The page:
City consultancy Jefferies has made a blistering attack on Purplebricks’ sales performance and finances, saying “the arithmetic…still does not add up.” Last month analyst Anthony Codling disputed the agency’s claim of a 77 per cent conversion rate, stating one in three of its vendors paid a fee but did not sell. Now Codling has returned to the fray - with a vengeance.
In a note to investors he writes: “We hope that for their customers the saying 'all comes to they who wait' is true. The lucky 14 per cent who have sold their homes waited on average around 4.5 months between selling subject to contract and actually selling. For the rest the wait has been around 6.5 months so far and the clock is still ticking.” Two months ago Jefferies analysed the properties marked on Purplebricks’ website as being ‘sold’ in Birmingham, Bournemouth and Southampton. Now it has revisited them; the Jefferies note says that “due to time lags in the Land Registry database we only looked at properties which were registered as sold on or before March 31 2016. Overall we were able to trace 14 per cent of the properties classed as 'sold' between October 29 2014 and March 31 2016 to the Land Registry database.”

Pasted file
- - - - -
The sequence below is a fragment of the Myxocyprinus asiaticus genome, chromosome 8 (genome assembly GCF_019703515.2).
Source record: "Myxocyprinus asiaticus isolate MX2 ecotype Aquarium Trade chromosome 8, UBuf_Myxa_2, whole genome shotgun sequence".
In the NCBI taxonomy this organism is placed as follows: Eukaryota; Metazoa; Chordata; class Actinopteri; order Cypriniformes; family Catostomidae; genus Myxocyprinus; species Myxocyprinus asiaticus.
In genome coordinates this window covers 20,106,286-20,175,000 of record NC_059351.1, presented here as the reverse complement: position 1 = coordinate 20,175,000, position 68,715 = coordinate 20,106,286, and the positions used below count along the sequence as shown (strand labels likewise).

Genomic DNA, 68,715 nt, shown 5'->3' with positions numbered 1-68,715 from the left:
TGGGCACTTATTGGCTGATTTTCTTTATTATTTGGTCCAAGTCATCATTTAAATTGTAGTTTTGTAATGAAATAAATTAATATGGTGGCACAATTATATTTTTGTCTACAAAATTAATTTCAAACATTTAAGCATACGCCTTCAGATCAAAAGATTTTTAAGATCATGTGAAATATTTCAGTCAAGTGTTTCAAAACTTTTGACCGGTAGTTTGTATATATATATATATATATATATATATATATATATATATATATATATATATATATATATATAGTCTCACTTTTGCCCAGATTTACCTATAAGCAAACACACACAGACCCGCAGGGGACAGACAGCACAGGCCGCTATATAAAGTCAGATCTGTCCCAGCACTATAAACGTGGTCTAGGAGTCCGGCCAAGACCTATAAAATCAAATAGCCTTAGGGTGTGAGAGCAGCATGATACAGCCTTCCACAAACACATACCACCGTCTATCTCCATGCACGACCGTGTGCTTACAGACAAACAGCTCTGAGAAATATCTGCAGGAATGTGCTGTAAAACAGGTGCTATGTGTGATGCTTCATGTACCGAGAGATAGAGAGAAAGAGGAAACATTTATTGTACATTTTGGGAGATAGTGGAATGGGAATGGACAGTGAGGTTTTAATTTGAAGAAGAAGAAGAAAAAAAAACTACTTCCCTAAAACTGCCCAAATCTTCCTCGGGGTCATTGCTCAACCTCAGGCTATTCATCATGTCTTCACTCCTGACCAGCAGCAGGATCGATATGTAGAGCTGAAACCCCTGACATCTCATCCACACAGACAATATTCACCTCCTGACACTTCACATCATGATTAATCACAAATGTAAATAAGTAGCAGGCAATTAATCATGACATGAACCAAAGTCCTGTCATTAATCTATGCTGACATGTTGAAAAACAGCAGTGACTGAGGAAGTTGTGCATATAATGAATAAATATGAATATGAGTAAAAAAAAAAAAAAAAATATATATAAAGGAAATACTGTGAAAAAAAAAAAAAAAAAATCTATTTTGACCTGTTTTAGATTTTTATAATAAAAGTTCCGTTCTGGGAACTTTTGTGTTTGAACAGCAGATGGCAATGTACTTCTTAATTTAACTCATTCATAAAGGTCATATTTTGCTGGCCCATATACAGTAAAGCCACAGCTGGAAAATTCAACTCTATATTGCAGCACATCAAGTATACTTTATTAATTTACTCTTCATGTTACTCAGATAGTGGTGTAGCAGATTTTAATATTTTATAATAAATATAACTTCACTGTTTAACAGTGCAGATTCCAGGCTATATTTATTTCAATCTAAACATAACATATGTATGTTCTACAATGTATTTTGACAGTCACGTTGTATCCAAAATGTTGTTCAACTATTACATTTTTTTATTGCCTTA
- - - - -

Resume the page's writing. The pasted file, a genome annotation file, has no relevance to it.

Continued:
Codling says Purplebricks’ advertising message that ‘selling houses and supporting customers is what we do’ may be correct but he then says this does not happen “as quickly as we'd expect from their website which states that 'On average it takes us just 14 days to find a buyer’.” He suggests that if Purplebricks also quoted the average time it takes to legally complete the sale “potential customers could better assess the cost/benefit trade off of the attractive fixed fee.” The analyst concludes his note by saying that Purplebricks’ current share value is “priced for perfection” and warns that “should the relatively new and innovative model stumble the share price may follow.”
But - in a final sentence showing that Jefferies is hedging its bets - Codling says: “However should the model bed down and sales accelerate ahead of our expectations, the shares may not currently reflect the true value of a disruptor.”